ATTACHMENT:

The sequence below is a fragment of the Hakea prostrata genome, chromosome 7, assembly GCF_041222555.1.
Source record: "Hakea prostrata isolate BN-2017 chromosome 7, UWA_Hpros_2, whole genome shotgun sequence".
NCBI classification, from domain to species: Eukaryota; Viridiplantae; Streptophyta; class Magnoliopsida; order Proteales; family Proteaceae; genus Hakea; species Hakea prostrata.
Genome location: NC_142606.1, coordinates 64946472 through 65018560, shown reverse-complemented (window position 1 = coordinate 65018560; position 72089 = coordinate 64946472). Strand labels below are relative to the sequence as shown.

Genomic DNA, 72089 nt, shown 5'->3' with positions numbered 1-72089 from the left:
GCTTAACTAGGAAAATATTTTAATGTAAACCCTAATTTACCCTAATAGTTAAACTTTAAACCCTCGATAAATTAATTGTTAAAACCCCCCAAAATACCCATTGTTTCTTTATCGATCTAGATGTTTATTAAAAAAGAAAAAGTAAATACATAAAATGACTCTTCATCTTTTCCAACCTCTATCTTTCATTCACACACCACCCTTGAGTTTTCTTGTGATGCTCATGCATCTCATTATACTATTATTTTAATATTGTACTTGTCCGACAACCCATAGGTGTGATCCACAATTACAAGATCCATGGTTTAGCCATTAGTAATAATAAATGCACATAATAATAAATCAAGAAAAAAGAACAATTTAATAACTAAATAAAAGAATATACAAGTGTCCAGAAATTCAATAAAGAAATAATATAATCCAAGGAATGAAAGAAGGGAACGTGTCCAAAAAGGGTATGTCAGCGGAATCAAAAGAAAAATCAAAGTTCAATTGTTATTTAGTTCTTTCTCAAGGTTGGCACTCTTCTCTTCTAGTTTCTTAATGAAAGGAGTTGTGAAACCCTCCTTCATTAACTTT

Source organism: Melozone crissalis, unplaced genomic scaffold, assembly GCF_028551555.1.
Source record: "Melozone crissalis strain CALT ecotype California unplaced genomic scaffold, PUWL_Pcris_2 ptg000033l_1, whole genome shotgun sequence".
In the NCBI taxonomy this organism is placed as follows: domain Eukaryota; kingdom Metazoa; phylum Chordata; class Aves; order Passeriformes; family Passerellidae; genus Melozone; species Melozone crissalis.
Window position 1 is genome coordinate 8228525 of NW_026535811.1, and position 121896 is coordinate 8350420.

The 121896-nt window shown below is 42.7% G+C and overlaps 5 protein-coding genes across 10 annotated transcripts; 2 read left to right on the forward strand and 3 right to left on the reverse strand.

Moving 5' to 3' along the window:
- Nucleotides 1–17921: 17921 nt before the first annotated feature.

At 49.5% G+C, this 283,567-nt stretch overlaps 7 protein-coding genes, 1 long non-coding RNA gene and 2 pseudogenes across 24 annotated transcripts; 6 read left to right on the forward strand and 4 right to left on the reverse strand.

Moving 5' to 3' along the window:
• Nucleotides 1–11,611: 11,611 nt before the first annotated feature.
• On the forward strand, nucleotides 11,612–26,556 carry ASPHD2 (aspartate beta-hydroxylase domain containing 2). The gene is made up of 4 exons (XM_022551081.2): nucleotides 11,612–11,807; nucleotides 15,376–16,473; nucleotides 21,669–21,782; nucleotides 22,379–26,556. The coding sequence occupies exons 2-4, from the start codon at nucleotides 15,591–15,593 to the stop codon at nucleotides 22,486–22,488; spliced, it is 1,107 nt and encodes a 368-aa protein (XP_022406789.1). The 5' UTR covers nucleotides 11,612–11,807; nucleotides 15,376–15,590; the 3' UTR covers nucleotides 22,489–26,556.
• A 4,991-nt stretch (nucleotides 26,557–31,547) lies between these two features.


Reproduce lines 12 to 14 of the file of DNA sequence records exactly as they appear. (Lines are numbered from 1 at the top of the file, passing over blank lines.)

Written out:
Moving 5' to 3' along the window:
- Nucleotides 1–17921: 17921 nt before the first annotated feature.

At 49.5% G+C, this 283,567-nt stretch overlaps 7 protein-coding genes, 1 long non-coding RNA gene and 2 pseudogenes across 24 annotated transcripts; 6 read left to right on the forward strand and 4 right to left on the reverse strand.